Monday, April 29, 2013


What is the difference between thinking and believing in something, some concept, but perhaps our passion of commitment?

What difference is there if that belief or principal is from a philosophical source or a spiritual source?

Today's Principal
Compulsive overeating is not a moral issue.

Also compulsive overeating is a willpower issue.

It can be an expectations or desire issue, a chemical addiction, or compulsion, a behavioural addiction, a social pressure, and environmental reaction to temptation.  

Thursday, April 25, 2013


Temptation. What is it in us that is appealed to that causes the desire to eat when we are not hungry, but food is offered or available? Does it mater it the food is real or virtual, as in the case of advertising?

Something raises an urgent want, a desire for, in this case food, so how can we kill the temptation?
1. Think of it as a evil, a poison, an undesirable, a fate worse than death.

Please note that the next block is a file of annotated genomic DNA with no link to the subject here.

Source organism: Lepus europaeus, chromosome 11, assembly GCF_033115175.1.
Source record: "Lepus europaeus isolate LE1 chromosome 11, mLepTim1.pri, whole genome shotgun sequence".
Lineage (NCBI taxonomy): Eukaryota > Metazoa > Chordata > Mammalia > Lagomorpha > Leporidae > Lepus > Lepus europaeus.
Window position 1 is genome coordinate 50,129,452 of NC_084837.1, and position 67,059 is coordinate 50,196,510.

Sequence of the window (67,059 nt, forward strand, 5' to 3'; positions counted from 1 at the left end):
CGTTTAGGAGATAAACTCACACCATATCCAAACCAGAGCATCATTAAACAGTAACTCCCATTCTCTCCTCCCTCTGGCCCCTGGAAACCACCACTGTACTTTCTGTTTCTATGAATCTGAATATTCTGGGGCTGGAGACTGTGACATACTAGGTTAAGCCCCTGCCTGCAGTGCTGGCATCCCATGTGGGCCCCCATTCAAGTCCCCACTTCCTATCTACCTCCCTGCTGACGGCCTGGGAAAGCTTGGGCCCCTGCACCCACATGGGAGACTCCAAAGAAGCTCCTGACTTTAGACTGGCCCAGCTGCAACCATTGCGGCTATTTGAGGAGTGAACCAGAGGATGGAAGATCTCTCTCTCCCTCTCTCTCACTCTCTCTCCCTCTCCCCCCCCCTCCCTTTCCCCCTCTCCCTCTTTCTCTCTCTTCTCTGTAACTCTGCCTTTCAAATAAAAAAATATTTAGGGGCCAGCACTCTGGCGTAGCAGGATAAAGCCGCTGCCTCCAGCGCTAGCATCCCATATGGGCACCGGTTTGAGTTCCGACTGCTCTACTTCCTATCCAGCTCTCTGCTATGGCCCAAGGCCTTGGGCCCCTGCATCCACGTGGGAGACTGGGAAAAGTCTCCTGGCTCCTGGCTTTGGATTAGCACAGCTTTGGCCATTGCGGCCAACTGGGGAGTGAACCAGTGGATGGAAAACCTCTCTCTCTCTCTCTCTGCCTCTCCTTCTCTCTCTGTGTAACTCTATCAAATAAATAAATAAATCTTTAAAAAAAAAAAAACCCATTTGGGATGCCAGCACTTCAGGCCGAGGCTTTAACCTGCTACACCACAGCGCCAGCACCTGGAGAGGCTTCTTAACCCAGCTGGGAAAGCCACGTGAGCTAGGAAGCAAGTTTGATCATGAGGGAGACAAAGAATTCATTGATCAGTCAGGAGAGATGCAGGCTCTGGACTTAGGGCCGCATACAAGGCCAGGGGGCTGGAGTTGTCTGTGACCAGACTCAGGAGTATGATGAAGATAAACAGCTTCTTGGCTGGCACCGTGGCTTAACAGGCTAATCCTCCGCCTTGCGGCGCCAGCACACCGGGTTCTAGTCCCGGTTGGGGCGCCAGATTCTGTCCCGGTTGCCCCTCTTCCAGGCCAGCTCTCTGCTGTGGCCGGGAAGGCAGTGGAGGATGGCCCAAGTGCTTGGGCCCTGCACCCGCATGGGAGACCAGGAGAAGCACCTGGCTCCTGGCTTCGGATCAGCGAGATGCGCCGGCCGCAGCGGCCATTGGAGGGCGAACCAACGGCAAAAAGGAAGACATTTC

2. Think or picture it (the offending food) with a salamander or a garden slug, leaving a trail of slime on top of it, or  of swallowing a live toad or something equally disgusting.
3. It is our involuntary memory that is causing the problem, and we can replace that involuntary memory with a voluntary ugly thought. Pig mature, there is nothing much more disgusting, as I was raised on a hog farm.
4. It is desire that is the problem, as the Buddha, and the Stoics noted. Or does that give rise to the problem? Or is it the memory of the last time that gives rise to desire, or is it just desire that is the problem. Or passion for emotion of desire, of a longing for something, a habitual grasping for something, to satisfy one more time, a yearning, a longing for... I do not know.

Any ideas folks?

Saturday, April 20, 2013

12x12, ix p1 a way to recover